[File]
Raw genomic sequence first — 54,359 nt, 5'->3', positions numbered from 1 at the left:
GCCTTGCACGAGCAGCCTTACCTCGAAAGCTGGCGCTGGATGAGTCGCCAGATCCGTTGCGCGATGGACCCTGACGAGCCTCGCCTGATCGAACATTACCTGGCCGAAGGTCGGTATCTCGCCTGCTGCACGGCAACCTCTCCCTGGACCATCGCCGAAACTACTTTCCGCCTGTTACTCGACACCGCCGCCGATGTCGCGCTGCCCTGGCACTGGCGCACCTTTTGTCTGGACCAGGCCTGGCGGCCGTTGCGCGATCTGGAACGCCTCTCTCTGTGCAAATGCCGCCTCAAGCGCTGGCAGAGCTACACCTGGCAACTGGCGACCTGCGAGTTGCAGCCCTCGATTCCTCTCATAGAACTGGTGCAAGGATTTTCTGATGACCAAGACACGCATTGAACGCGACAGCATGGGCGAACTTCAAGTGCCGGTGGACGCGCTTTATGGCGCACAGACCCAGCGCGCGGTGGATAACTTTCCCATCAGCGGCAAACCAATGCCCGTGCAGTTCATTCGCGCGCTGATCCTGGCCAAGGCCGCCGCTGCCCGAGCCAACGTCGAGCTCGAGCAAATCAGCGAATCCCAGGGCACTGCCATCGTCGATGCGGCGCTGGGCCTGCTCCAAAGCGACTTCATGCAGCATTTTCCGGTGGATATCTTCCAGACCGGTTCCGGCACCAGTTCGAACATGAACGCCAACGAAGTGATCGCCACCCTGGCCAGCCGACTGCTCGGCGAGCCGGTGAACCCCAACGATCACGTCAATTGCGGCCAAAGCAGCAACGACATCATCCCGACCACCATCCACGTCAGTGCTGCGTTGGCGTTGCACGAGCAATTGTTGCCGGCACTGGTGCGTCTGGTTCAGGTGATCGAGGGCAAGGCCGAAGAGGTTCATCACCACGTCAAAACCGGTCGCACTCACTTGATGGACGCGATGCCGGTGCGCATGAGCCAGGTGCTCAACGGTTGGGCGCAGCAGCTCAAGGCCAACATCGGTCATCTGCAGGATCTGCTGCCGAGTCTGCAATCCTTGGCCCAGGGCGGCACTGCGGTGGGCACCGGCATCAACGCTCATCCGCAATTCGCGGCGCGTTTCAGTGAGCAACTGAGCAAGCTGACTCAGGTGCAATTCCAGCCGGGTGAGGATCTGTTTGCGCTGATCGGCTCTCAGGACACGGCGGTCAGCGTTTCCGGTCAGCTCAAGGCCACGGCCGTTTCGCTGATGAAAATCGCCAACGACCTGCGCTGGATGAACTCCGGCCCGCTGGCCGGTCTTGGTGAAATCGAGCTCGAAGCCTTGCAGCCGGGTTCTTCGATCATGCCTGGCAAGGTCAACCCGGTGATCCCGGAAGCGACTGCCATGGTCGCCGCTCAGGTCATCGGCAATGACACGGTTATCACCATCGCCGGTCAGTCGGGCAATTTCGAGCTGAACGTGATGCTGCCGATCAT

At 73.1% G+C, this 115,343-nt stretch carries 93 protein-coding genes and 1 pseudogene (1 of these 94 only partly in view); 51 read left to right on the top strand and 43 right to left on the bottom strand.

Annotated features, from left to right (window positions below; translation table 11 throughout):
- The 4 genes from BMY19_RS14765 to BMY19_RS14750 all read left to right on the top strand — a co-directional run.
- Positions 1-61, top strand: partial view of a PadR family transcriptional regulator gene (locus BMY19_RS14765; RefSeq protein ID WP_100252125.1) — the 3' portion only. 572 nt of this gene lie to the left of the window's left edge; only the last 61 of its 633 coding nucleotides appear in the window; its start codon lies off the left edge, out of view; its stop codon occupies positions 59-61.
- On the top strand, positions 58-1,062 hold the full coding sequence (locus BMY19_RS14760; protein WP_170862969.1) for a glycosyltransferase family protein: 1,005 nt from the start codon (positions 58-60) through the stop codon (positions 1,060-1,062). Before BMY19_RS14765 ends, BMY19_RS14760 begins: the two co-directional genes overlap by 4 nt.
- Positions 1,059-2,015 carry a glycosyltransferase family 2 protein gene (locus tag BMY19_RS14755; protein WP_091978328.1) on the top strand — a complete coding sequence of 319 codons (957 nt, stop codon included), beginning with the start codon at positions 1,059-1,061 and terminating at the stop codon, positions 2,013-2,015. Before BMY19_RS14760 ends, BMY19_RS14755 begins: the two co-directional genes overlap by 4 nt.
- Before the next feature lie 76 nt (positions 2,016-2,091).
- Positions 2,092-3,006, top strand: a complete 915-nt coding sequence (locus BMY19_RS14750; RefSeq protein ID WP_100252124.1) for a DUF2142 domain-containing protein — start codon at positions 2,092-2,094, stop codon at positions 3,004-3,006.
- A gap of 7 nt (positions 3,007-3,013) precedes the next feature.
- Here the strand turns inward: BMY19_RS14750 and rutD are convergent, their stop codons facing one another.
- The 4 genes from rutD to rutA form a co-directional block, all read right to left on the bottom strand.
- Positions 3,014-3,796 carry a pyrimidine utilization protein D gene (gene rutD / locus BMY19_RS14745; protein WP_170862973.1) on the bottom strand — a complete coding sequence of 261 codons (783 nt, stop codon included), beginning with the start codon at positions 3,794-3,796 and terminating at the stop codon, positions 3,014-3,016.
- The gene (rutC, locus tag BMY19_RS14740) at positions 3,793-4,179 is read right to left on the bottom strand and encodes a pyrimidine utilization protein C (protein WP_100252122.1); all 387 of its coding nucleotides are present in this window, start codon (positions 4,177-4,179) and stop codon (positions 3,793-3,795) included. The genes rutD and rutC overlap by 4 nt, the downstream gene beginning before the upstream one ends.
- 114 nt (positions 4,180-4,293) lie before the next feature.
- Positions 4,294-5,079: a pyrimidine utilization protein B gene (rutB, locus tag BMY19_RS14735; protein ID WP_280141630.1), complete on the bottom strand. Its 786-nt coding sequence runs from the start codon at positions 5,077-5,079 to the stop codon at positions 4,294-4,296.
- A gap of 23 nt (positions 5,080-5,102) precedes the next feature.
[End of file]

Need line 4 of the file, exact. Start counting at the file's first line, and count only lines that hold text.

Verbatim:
Annotated features, from left to right (window positions below; translation table 11 throughout):